Human beings are created as social creatures, and that doesn’t change as we age. In fact, we often need social engagement as we age. Activities for seniors, particularly social activities, can help us live a rich and fulfilling life in our senior years. So, if you find some of the ideas in this article of interest, you can then find activity partners and create social engagements.
We seem to have an inherent understanding that we need human companionship, and that without it there can be some rather deleterious outcomes. Studies have long shown that prolonged solitary confinement can cause some rather strange mental results in prisoners.
Might there be serious consequences for a senior exposed to long periods of loneliness and isolation as well?
Health Consequences of Isolation for Seniors
According to the CDC, we know that roughly a third of American adults 45 or older report feeling lonely. We also know that approximately a quarter of adults aged 65 or older are socially isolated.
That’s a rather significant portion of the American population. But what does this mean from a practical standpoint? From the health data we have, it doesn’t mean anything good. We need engagement with others, and, as during a global pandemic, we can’t get out and socialize as much as we might otherwise like, we need to at least be mindful of this and look for ways to stay positive while stuck at home.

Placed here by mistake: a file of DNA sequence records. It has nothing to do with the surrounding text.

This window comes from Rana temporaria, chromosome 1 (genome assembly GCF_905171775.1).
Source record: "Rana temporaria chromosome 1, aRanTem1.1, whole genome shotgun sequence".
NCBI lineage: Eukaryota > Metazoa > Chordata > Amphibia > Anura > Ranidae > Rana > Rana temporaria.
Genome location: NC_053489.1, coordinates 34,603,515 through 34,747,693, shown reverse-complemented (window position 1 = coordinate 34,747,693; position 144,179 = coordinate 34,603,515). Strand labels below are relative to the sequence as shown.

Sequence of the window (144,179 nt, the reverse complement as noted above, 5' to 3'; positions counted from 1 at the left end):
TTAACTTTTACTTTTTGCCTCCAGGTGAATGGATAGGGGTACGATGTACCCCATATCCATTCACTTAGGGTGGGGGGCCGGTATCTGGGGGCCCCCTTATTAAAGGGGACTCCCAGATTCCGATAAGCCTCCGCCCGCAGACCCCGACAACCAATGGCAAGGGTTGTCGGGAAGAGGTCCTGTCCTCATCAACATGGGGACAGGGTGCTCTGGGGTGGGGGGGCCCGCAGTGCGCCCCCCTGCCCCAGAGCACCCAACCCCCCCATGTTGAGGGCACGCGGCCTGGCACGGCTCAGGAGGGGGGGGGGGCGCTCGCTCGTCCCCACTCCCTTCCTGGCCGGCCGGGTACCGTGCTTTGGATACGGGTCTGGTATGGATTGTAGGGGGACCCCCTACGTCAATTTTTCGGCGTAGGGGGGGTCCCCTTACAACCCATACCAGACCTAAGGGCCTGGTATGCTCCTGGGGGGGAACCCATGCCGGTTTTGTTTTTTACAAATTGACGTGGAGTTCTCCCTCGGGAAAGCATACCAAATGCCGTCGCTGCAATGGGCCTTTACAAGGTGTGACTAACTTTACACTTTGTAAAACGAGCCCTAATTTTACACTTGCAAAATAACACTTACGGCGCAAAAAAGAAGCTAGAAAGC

We know that prolonged social isolation significantly increases one’s risk of death from all causes. One has a 32% increased risk of experiencing a stroke, a 29% increased risk of developing heart disease, and for those already diagnosed with heart failure, there is a 4x greater risk of death, a 68% increased risk of hospitalization, and a 57% increased risk in ER visits.
It appears as if friends are good for our hearts.
Your Brain Needs Friends
That’s not all we know though. The adage of ‘use it or lose it’ seems to apply to our brains as well. One can safely argue that those who are lonely and socially isolated aren’t having the opportunity to interact with as many people daily as those who aren’t.
As a result, they’re not getting to engage the part of their brain that’s responsible for conversation, empathy, thought, speech, and the like. Does this end up leading to mental decline?
The research seems to support such a conclusion. Those who are socially isolated or feel lonely for a prolonged period have a 50% increased risk of developing dementia.
So, it’s not just our hearts that need other people, it appears as if our brains need human interaction as well.
But is there more? It appears so.
Community Results in Overall Better Health
A 2019 study in the Journal of Gerontology (source) found that older adults who interacted with people outside of their family unit and very close circle of friends actually engaged in more physical activity and had overall better moods as well.
In other words, it’s fun to be healthy in this regard!